“Take therefore no thought for the morrow: for the morrow shall take thought for the things of itself. Sufficient unto the day is the evil thereof.” (Matthew 6:34 KJV)

“And which of you with taking thought can add to his stature one cubit?” (Luke 12:25 KJV)


Check out Emma’s other delightful stories.


Pete’s Soccer Game ~ by Emma Foster

Goose with Soccer Ball ©Pixabay (Pete’s Friend)

Pete’s Soccer Game ~ by Emma Foster

Once there was a duck named Pete who was taking his usual morning route around the pond in which he lived. It was Saturday and the weather was cool and breezy. On this morning Pete noticed a large group of people gathered inside a huge patch of soft green grass. Most of the people were children and they all wore matching colored uniforms.

Pete grew curious and decided to flap up and peer through the fence to see what was going on. All around Pete people were cheering as the children ran back and forth with some kind of black and white ball. At one point, Pete watched one of the children kick the black and white ball into a small net and he listened to everyone cheer ecstatically. A man wearing a black and white-striped shirt blew a whistle loudly and the team members who wore the same green uniform as the boy who scored the goal ran back to the bench cheering. Apparently, whatever game they were playing was over and Pete guessed that the green team had won something.

Pete became very interested in this game and how it worked. He decided to stay and watch another game to understand the rules. The more Pete watched from the sidelines the more interesting the game became. Eventually, he realized that the name of the game was soccer, the black and white ball was called a soccer ball, and the players could not touch the ball with their hands.

Upward Soccer 4-5 yr olds Girls

Upward Soccer 4-5 yr olds.

As Pete looked around, carefully taking in every detail, he noticed a shed that stood near the edge of the field. Glancing inside, Pete found an assortment of cones, soccer balls, and uniforms. Pete automatically decided to get into the spirit of things and pulled a green uniform out of a box and put it on. Shoving his head into the shirt, Pete wriggled and pushed his head through one of the arm sleeves. This seemed to work, but he found it difficult. Despite this difficulty, he made sure not to touch the ball with his wings just like the players.

Eventually, Pete waddled out of the shed in his green uniform with the soccer ball. He attempted to kick it again but only succeeded in rolling it onto the middle of the field. Pete flew after it to try to bring the ball back. Suddenly the referee blew his whistle and stopped the game. Embarrassed, Pete kicked the ball as best he could off the field. All of the players, however, were impressed that Pete was able to kick it so well because he was a duck. Since the team with green uniforms was short a player they were able to convince the referee to let Pete play even though his uniform was not quite right. The referee called Pete over, and Pete happily flapped back onto the field to finish the game.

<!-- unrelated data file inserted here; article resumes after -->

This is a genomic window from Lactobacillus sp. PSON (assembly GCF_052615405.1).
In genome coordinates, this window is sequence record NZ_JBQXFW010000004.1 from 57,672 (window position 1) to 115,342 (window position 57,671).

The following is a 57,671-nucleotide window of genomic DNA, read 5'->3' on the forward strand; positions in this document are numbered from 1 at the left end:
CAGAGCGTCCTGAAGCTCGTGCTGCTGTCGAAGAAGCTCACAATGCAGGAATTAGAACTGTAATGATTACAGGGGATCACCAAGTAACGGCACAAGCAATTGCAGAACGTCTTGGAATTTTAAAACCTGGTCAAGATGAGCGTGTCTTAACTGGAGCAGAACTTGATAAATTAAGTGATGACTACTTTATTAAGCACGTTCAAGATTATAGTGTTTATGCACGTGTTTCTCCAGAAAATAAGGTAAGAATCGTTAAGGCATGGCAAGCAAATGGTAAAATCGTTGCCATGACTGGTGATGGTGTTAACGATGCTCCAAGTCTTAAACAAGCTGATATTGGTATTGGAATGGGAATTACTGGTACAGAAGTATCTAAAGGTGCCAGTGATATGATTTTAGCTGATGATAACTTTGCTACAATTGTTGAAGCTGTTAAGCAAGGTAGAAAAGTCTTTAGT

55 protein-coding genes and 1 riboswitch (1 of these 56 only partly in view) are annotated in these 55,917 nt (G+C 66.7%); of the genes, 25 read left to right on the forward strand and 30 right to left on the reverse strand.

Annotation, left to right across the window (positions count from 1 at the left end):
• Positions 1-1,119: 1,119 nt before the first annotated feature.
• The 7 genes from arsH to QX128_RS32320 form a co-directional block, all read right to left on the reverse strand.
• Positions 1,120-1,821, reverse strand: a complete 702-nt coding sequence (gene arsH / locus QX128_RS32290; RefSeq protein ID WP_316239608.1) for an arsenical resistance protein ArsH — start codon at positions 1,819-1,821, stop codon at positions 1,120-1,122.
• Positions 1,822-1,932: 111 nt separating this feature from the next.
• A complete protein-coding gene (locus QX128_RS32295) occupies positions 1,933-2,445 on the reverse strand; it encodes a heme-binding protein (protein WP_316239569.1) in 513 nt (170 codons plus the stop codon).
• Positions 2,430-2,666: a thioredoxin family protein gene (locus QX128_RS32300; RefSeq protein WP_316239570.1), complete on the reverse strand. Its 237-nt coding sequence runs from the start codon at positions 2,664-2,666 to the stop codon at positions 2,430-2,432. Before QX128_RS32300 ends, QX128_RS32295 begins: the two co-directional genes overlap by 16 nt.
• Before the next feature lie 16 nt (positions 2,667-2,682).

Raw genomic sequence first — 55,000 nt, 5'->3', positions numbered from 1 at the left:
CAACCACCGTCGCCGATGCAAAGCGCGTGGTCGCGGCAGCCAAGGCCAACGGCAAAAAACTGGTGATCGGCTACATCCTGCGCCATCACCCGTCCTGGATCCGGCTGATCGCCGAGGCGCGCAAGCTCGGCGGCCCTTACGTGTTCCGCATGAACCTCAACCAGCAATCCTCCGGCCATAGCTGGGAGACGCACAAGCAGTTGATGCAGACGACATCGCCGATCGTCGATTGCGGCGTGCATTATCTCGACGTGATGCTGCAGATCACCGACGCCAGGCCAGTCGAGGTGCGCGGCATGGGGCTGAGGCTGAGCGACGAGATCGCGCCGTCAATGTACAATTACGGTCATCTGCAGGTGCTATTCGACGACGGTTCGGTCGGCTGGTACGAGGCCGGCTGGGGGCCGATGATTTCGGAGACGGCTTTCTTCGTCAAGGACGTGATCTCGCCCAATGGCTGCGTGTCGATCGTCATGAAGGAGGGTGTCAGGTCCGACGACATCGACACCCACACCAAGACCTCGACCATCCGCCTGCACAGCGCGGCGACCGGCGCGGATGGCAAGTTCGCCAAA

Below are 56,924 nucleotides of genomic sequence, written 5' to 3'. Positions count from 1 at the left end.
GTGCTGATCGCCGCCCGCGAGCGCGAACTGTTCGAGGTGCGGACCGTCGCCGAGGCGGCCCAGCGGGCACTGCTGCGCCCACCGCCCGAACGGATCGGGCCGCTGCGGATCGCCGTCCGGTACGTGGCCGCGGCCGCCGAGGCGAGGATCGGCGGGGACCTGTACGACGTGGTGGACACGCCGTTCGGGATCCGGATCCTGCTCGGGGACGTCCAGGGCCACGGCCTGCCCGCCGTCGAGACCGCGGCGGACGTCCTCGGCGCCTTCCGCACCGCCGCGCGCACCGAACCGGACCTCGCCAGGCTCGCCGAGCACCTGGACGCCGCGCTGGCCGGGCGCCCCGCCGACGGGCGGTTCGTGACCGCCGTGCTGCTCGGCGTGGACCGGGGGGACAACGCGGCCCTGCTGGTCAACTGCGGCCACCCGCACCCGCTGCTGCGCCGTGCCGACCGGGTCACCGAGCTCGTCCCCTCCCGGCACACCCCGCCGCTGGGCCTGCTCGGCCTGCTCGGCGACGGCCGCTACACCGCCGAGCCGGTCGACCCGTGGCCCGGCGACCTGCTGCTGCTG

Pete did his best to waddle back and forth and catch up with the other players. Every now and then he was able to kick the ball to another player. The game was tied because each team had scored one goal.

As time began to run out and there were only a few minutes left, one of the players suddenly passed the ball to Pete. Because Pete was close to the other team’s goal he quickly waddled down the field with the ball, trying not to fly.

Once Pete reached the goal he did his best to kick the ball. He kicked the ball as hard as he could and was surprised when the ball sailed over the goalie’s head into the net. The entire crowd cheered for Pete because he had helped the green team win the game. Pete had never been so happy until that moment when he scored the goal, and the team was very grateful that Pete had been there to help them. From then on, Pete watched every single game that the people played, and always wore the green uniform he had found in the shed just in case the green team was short a player.